The last five years have seen a dramatic increase in the number of public art galleries purchasing photographs for their permanent collections. The Auckland City Art Gallery in particular has considerably widened the scope of its collection; as has the Waikato Art Museum (even to the extent of purchasing work for next to nothing at the auctions held in 1977 and 1978). The Alexander Turnbull library in Wellington has recently purchased at least one contemporary documentary portfolio. The Manawatu Art Gallery initiated and toured the controversial Active Eye show in 1975; then used the show as the basis of its permanent collection. The New Zealand Academy of Fine Arts in Wellington organized the rather quirky Ex Camera show. The Auckland City gallery has shown New Photography USA, Three New Zealand Photographers (Baigent, Collins and Fields), photographers from its Permanent Collection, Diane Arbus, and others. PhotoForum Inc. has organised several big group exhibitions. There have been a number of photographic publications, including PhotoForum in all its shapes and sizes; Fragments of a World, a collection of photographs by women; and Robin Morrison's Images of a House. The Queen Elizabeth II Arts Council has been recognizing and assisting a growing number of photographers.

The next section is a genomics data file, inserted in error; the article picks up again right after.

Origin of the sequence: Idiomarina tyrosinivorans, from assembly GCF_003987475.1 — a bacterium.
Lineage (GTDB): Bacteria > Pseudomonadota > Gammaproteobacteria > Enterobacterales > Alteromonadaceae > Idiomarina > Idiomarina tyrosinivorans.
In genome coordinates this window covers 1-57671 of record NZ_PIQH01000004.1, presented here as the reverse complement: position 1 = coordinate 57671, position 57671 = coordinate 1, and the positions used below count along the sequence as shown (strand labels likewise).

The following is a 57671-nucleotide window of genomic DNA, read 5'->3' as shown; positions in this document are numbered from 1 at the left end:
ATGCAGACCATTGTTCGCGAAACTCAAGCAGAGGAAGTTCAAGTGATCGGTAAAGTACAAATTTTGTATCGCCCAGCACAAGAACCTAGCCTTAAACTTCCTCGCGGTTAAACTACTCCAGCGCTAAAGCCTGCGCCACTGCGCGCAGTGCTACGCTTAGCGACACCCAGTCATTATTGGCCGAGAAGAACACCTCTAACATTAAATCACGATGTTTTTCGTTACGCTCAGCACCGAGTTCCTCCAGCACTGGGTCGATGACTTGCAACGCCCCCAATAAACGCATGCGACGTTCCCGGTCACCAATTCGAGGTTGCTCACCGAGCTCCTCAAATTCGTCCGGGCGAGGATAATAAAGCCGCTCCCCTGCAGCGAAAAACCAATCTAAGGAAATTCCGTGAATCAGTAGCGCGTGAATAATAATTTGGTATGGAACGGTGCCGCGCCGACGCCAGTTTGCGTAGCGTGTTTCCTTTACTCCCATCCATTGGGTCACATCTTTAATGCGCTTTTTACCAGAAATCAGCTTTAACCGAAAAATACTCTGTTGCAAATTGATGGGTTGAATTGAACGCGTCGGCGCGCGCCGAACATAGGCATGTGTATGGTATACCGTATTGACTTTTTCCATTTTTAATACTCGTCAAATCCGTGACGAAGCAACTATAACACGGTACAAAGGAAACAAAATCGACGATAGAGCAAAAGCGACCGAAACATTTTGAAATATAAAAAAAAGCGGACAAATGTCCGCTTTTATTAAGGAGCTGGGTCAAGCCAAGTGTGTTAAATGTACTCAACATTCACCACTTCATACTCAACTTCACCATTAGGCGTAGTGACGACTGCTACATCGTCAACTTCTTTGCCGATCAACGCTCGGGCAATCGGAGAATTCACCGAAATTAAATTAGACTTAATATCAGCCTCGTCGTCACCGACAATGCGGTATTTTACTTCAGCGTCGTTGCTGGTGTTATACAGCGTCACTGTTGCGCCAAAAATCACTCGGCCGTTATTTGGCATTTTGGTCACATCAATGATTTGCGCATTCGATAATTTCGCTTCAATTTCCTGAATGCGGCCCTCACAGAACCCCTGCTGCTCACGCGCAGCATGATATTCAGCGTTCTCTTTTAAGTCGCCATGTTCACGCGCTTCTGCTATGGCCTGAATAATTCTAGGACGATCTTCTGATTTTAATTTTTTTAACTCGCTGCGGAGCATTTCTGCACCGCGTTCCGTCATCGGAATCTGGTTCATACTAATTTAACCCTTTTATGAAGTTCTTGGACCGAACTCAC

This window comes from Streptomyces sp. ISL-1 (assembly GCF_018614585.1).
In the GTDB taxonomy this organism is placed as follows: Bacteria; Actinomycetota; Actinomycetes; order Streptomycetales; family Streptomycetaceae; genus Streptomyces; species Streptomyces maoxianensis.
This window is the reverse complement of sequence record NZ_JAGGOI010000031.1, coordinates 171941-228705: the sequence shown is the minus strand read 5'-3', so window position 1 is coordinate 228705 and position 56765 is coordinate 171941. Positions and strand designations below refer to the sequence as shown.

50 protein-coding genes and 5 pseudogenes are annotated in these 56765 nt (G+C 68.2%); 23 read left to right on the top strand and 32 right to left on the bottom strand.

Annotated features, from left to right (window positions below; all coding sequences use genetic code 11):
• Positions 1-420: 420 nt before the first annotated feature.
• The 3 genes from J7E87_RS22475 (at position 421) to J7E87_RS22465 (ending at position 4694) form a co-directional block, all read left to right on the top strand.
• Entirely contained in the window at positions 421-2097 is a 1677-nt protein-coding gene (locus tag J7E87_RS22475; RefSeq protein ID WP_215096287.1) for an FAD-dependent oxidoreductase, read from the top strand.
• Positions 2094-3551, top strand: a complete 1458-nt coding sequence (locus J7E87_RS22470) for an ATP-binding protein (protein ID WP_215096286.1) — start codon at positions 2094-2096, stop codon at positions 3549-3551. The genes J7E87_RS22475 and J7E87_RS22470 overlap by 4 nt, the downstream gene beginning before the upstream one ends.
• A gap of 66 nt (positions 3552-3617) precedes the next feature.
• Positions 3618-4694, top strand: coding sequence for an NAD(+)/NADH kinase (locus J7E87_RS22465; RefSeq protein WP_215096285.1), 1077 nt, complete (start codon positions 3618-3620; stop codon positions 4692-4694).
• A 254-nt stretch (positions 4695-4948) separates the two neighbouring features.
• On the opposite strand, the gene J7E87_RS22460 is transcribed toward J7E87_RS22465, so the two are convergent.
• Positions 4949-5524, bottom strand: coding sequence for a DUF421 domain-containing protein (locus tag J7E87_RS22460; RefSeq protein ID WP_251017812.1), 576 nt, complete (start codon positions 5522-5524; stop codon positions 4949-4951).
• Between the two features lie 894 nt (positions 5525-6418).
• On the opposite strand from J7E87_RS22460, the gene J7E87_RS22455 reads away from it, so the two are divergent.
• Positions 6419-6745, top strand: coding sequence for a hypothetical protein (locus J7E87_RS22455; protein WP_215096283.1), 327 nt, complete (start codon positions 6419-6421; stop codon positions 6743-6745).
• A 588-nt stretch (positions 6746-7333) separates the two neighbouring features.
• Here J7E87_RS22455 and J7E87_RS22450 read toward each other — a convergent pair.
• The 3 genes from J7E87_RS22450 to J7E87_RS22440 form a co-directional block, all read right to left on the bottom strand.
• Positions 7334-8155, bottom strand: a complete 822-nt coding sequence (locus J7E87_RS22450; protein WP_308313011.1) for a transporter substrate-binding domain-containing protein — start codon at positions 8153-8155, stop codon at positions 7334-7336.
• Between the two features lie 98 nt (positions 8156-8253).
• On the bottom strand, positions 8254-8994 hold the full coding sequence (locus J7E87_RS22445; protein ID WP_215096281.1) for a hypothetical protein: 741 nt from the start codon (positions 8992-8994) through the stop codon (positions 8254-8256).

Consistently over the past three years Snaps has presented to the public the best work by local (both contemporary and historical) and in some cases overseas photographers. The Gallery and Its associated activities have had the natural effect of assisting a constantly-changing group of photographers who are working consistently and compellingly in the medium: newer photographers are being given a chance to have their work seen. The very existence of such a gallery, especially in these rather restricting times, is in itself a measure of the force with which serious contemporary photography is growing in New Zealand.

Originally published in Art New Zealand 12 Winter 1979